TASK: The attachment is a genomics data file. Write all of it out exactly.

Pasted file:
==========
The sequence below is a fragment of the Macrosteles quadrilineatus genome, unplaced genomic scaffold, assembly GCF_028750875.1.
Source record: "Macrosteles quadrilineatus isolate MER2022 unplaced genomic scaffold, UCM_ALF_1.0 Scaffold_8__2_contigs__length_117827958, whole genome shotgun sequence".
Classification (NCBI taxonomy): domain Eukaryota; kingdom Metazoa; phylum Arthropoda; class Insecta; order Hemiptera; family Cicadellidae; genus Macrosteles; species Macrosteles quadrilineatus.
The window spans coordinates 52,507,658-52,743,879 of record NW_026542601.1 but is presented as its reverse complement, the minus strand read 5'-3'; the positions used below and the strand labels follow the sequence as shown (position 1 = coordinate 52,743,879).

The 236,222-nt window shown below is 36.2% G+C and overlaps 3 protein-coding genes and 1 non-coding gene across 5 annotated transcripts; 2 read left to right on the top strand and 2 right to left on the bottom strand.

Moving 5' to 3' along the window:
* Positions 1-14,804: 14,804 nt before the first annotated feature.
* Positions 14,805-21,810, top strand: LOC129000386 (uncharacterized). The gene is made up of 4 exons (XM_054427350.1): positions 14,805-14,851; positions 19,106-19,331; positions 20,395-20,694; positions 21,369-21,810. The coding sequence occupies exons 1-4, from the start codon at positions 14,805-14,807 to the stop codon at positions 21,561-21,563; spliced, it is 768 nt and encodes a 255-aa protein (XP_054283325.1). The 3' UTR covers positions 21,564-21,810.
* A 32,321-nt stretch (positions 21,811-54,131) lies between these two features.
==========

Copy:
The sequence below is a fragment of the Macrosteles quadrilineatus genome, unplaced genomic scaffold, assembly GCF_028750875.1.
Source record: "Macrosteles quadrilineatus isolate MER2022 unplaced genomic scaffold, UCM_ALF_1.0 Scaffold_8__2_contigs__length_117827958, whole genome shotgun sequence".
Classification (NCBI taxonomy): domain Eukaryota; kingdom Metazoa; phylum Arthropoda; class Insecta; order Hemiptera; family Cicadellidae; genus Macrosteles; species Macrosteles quadrilineatus.
The window spans coordinates 52,507,658-52,743,879 of record NW_026542601.1 but is presented as its reverse complement, the minus strand read 5'-3'; the positions used below and the strand labels follow the sequence as shown (position 1 = coordinate 52,743,879).

The 236,222-nt window shown below is 36.2% G+C and overlaps 3 protein-coding genes and 1 non-coding gene across 5 annotated transcripts; 2 read left to right on the top strand and 2 right to left on the bottom strand.

Moving 5' to 3' along the window:
* Positions 1-14,804: 14,804 nt before the first annotated feature.
* Positions 14,805-21,810, top strand: LOC129000386 (uncharacterized). The gene is made up of 4 exons (XM_054427350.1): positions 14,805-14,851; positions 19,106-19,331; positions 20,395-20,694; positions 21,369-21,810. The coding sequence occupies exons 1-4, from the start codon at positions 14,805-14,807 to the stop codon at positions 21,561-21,563; spliced, it is 768 nt and encodes a 255-aa protein (XP_054283325.1). The 3' UTR covers positions 21,564-21,810.
* A 32,321-nt stretch (positions 21,811-54,131) lies between these two features.